High-performance vehicles get relatively more efficient at high speeds, while hybrid efficiency remains constant. Aggressive driving burns more gas for both.
On Jan.12, the Environmental Protection Agency announced that it would update its fuel economy calculations, starting with vehicles hitting showrooms in 2007. The new EPA formula will take aggressive driving and other factors into greater consideration. It’s unknown how the change will affect window sticker mpg numbers for hybrid cars. A report issued last year by the Department of Energy may provide some clues.
In April 2005, researchers from the DOE’s Argonne National Laboratory presented a paper entitled, "Investigating Vehicle Fuel Economy Robustness of Conventional and Hybrid Electric Vehicles." The study showed that hybrid fuel economy suffers under more demanding driving conditions, including high speeds and/or fast acceleration. On the other hand, more aggressive driving patterns could produce higher rather than lower efficiencies in some conventional vehicles.
The ATDS and US06 driving test cycles, used by the EPA for evaluating emissions, are much more aggressive than the EPA’s current cycles used to produce mpg figures. All vehicles, except for the Jaguar XJ8, suffered under more demanding driving conditions.
Hybrids—Already Efficient—Have Little Room to Improve
Michael Duoba, the study’s principal investigator, makes a distinction between efficiency—the amount of work you get with respect to how much energy is invested—and the overall fuel required for a specific trip. He said, "In more aggressive driving, virtually any car will actually achieve higher efficiencies in terms of thermodynamics, but driving faster requires more power and energy, thus more fuel is required."
Duoba explained that hybrids get very high efficiencies and perform very well under light loads. He added, "As soon as you drive faster, the hybrids simply don’t have anywhere to go. They are already very efficient. "
The most dramatic comparison in the multi-vehicle DOE study was analyzing the differences between the Toyota Prius—the quintessential hybrid—and the Jaguar XJ8, a high-performance vehicle. To establish a baseline for efficiency, the DOE researchers searched for the speed at which each vehicle was the most efficient. They used a treadmill-like device called dynamometer to run the vehicles at a constant speed for 30 continuous minutes. The most efficient speed for the Toyota Prius was 20 mph, and its least efficient level was 70 mph.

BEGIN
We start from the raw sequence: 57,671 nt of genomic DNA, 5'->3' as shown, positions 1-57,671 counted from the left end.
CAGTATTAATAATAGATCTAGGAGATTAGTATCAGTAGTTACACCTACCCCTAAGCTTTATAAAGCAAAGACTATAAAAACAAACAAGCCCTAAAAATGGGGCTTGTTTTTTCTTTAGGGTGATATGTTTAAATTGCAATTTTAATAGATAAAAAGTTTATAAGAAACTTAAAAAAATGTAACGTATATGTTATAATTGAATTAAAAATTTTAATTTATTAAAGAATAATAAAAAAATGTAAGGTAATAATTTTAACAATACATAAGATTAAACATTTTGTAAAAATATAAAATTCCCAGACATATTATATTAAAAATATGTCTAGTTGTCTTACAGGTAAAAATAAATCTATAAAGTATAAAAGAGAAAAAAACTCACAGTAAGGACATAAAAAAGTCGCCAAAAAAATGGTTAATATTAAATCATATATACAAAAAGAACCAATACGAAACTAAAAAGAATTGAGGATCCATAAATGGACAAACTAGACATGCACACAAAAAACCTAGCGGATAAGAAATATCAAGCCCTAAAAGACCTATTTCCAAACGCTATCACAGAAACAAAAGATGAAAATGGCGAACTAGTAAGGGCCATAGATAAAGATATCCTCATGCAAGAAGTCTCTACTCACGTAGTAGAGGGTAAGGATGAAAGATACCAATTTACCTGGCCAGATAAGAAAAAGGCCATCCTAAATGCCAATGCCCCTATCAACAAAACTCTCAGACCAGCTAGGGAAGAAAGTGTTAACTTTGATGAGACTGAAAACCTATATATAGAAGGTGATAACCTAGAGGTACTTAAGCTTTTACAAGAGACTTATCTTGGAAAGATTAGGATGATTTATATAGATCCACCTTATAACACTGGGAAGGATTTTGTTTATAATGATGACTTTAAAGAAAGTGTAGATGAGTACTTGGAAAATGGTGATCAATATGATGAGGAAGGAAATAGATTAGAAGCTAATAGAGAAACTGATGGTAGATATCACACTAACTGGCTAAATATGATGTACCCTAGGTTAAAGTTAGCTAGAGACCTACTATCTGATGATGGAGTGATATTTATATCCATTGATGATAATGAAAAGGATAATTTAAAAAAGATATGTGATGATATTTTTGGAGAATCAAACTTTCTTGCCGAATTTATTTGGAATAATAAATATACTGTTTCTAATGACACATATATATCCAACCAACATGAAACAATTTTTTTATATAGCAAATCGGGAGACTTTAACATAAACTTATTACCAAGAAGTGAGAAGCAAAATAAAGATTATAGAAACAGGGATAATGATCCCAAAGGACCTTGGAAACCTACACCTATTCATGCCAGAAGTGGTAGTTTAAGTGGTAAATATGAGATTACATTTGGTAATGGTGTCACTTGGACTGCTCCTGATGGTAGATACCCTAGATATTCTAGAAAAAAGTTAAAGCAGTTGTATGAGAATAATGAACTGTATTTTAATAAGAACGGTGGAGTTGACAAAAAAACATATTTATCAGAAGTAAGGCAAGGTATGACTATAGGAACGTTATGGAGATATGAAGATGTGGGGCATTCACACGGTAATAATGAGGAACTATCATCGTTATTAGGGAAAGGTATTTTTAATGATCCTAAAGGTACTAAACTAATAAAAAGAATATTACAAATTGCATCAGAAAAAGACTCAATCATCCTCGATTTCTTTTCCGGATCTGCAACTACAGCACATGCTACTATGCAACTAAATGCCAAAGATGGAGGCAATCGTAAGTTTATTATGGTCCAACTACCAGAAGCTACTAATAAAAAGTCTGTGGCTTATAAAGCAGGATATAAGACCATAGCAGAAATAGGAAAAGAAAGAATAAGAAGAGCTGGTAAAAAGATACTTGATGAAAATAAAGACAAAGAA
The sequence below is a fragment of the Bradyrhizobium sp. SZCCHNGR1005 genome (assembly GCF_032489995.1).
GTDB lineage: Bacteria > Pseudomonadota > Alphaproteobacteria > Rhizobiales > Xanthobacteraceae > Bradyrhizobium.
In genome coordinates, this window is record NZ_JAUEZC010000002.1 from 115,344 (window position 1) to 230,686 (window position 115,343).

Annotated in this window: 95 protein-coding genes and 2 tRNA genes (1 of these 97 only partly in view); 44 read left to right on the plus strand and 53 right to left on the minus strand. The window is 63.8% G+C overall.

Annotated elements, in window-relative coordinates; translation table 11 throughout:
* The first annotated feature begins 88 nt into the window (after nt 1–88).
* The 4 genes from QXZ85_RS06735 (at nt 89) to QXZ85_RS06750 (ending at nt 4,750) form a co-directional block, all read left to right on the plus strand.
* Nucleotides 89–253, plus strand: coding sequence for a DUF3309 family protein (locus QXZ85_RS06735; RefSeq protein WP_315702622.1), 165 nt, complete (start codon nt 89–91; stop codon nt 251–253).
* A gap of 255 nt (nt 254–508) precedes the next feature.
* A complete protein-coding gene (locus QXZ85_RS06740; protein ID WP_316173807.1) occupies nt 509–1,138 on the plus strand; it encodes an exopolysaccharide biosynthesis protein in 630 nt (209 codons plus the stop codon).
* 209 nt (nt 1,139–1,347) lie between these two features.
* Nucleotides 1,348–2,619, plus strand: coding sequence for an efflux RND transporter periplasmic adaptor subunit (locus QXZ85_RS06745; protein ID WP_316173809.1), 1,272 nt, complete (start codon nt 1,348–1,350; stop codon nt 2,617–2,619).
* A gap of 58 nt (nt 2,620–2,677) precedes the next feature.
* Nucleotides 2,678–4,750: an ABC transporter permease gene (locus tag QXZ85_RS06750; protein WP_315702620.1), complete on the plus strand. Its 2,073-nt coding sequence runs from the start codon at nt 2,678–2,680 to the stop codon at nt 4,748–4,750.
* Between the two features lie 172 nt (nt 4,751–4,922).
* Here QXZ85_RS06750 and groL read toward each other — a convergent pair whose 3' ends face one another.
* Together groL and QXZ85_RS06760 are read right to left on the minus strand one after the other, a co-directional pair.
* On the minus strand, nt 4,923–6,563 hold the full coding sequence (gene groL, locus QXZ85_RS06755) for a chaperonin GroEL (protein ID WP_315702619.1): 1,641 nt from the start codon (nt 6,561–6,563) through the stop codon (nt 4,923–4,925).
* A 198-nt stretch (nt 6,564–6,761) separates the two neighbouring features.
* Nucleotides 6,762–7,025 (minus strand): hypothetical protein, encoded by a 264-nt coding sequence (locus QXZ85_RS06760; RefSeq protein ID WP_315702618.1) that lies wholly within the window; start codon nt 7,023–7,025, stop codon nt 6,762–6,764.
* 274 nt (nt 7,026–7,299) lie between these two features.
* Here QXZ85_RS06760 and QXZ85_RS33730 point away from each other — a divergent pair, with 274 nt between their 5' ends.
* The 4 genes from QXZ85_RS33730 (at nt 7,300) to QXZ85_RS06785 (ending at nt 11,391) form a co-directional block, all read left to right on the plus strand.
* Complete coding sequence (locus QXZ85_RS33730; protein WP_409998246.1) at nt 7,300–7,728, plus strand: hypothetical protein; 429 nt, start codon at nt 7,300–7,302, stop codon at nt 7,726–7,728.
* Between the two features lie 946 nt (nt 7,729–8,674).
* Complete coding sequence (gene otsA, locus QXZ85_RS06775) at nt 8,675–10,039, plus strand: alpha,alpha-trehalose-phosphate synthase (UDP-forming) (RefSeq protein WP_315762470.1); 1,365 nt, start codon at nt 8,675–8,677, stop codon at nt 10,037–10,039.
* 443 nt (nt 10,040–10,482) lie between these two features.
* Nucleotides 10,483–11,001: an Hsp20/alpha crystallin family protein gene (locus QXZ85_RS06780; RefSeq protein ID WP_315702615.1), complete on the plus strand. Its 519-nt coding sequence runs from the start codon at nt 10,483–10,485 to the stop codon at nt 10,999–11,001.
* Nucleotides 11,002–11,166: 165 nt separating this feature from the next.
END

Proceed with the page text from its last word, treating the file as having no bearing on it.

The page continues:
Results for the Jaguar were the opposite. At a constant speed of 20 mph, when the Prius obtained a fuel economy of over 140 mpg, the Jaguar was recorded at a level of 37 mpg. Every additional 10 mph helped the Jaguar’s efficiency until it reached its peak of 40 mpg at 50 mph. Duoba said, "Because the Jaguar is so inefficient at low speeds, you have to drive faster to improve its fuel economy."
Hybrid Efficiency Remains Constant
To test patterns more consistent with actual road conditions, the researchers used the EPA’s well-known and much criticized urban driving cycle. To simulate various levels of aggressive driving, they intensified that cycle in a series of four steps until they reached an average speed of 40.0 mph, with a maximum speed of 79.4 mph. (Don’t try this at home.) By contrast, the average speed for the EPA’s current urban cycle is 24.1 mph.
When the cycle was pushed to 1.4 times the load of the current EPA test, the Toyota Prius was the only vehicle to maintain high efficiencies at nearly the same level as the standard urban cycle. All of the conventional vehicles became slightly more efficient in more demanding situations. "The Jaguar’s engine, which is way oversized, is usually being driven at lower loads, which is very inefficient," explained Duoba. "When it comes to hybrids, the efficiency remains constant."
The Toyota Prius, When pushed to 1.4 times the load of the current EPA test, the Toyota Prius was the only vehicle to maintain high efficiencies at nearly the same level as the standard urban cycle.
Hybrid cars utilize complicated integrated system that allows manufacturers to optimize the vehicle’s efficiency for a specific drive cycle. Duoba thinks the DOE test results show how Toyota made a deliberate decision to size the Prius’s hybrid components for the low-speed, stop-and-go driving of the EPA urban driving cycle. (Could Toyota modify the design for the new EPA mileage formula?) Simpler and larger engine systems, indicative of past generations of automotive technology, don’t have the advanced technology or controls to adapt to different driving patterns.
The DOE study and changes in EPA policy are unlikely to satisfy car shoppers quest for definitive information about hybrid fuel economy. "We fool ourselves to say that any car has a specific miles per gallon. But the general rule is the more aggressive you drive a hybrid, the more your high fuel economy will suffer when compared to conventional cars. It’s all relative."